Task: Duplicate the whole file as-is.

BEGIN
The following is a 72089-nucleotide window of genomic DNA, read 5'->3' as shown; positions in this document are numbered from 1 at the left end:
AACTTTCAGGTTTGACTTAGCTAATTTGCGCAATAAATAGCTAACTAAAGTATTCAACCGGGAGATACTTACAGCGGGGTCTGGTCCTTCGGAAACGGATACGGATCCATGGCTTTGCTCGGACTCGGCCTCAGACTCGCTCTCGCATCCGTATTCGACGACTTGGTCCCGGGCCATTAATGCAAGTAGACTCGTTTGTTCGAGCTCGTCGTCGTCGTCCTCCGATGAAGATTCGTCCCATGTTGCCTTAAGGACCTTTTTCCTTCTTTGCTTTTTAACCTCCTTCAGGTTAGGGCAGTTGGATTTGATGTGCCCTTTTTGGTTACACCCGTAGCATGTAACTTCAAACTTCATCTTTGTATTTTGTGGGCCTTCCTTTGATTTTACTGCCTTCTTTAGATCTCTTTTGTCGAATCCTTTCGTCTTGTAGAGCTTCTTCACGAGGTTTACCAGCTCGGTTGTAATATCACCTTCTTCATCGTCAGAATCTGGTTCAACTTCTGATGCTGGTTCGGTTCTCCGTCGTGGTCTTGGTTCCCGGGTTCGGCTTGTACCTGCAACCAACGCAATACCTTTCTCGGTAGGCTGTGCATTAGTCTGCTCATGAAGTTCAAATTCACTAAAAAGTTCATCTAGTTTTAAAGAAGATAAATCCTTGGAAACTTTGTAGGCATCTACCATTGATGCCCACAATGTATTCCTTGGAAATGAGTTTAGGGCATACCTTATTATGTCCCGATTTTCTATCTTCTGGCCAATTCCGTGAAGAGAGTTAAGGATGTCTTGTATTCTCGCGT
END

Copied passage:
The following is a 72089-nucleotide window of genomic DNA, read 5'->3' as shown; positions in this document are numbered from 1 at the left end:
AACTTTCAGGTTTGACTTAGCTAATTTGCGCAATAAATAGCTAACTAAAGTATTCAACCGGGAGATACTTACAGCGGGGTCTGGTCCTTCGGAAACGGATACGGATCCATGGCTTTGCTCGGACTCGGCCTCAGACTCGCTCTCGCATCCGTATTCGACGACTTGGTCCCGGGCCATTAATGCAAGTAGACTCGTTTGTTCGAGCTCGTCGTCGTCGTCCTCCGATGAAGATTCGTCCCATGTTGCCTTAAGGACCTTTTTCCTTCTTTGCTTTTTAACCTCCTTCAGGTTAGGGCAGTTGGATTTGATGTGCCCTTTTTGGTTACACCCGTAGCATGTAACTTCAAACTTCATCTTTGTATTTTGTGGGCCTTCCTTTGATTTTACTGCCTTCTTTAGATCTCTTTTGTCGAATCCTTTCGTCTTGTAGAGCTTCTTCACGAGGTTTACCAGCTCGGTTGTAATATCACCTTCTTCATCGTCAGAATCTGGTTCAACTTCTGATGCTGGTTCGGTTCTCCGTCGTGGTCTTGGTTCCCGGGTTCGGCTTGTACCTGCAACCAACGCAATACCTTTCTCGGTAGGCTGTGCATTAGTCTGCTCATGAAGTTCAAATTCACTAAAAAGTTCATCTAGTTTTAAAGAAGATAAATCCTTGGAAACTTTGTAGGCATCTACCATTGATGCCCACAATGTATTCCTTGGAAATGAGTTTAGGGCATACCTTATTATGTCCCGATTTTCTATCTTCTGGCCAATTCCGTGAAGAGAGTTAAGGATGTCTTGTATTCTCGCGT